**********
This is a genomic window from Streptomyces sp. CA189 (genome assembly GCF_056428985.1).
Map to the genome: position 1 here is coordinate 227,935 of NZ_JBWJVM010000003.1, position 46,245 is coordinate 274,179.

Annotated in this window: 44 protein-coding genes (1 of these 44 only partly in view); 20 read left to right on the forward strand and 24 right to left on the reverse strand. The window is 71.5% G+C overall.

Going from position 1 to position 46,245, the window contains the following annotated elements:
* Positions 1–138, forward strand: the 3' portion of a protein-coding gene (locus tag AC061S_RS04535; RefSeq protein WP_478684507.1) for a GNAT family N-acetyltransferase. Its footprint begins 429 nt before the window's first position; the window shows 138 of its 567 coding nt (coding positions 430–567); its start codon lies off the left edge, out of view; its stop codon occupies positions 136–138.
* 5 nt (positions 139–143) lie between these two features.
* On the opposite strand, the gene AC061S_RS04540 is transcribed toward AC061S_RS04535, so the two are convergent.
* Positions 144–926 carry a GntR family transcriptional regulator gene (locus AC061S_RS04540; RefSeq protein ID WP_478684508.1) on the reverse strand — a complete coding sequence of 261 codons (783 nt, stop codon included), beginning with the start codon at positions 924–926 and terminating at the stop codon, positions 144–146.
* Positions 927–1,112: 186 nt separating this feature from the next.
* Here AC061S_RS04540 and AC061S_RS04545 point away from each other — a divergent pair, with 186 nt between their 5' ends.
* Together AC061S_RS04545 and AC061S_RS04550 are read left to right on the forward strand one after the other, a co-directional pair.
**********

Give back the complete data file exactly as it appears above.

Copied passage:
This is a genomic window from Streptomyces sp. CA189 (genome assembly GCF_056428985.1).
Map to the genome: position 1 here is coordinate 227,935 of NZ_JBWJVM010000003.1, position 46,245 is coordinate 274,179.

Annotated in this window: 44 protein-coding genes (1 of these 44 only partly in view); 20 read left to right on the forward strand and 24 right to left on the reverse strand. The window is 71.5% G+C overall.

Going from position 1 to position 46,245, the window contains the following annotated elements:
* Positions 1–138, forward strand: the 3' portion of a protein-coding gene (locus tag AC061S_RS04535; RefSeq protein WP_478684507.1) for a GNAT family N-acetyltransferase. Its footprint begins 429 nt before the window's first position; the window shows 138 of its 567 coding nt (coding positions 430–567); its start codon lies off the left edge, out of view; its stop codon occupies positions 136–138.
* 5 nt (positions 139–143) lie between these two features.
* On the opposite strand, the gene AC061S_RS04540 is transcribed toward AC061S_RS04535, so the two are convergent.
* Positions 144–926 carry a GntR family transcriptional regulator gene (locus AC061S_RS04540; RefSeq protein ID WP_478684508.1) on the reverse strand — a complete coding sequence of 261 codons (783 nt, stop codon included), beginning with the start codon at positions 924–926 and terminating at the stop codon, positions 144–146.
* Positions 927–1,112: 186 nt separating this feature from the next.
* Here AC061S_RS04540 and AC061S_RS04545 point away from each other — a divergent pair, with 186 nt between their 5' ends.
* Together AC061S_RS04545 and AC061S_RS04550 are read left to right on the forward strand one after the other, a co-directional pair.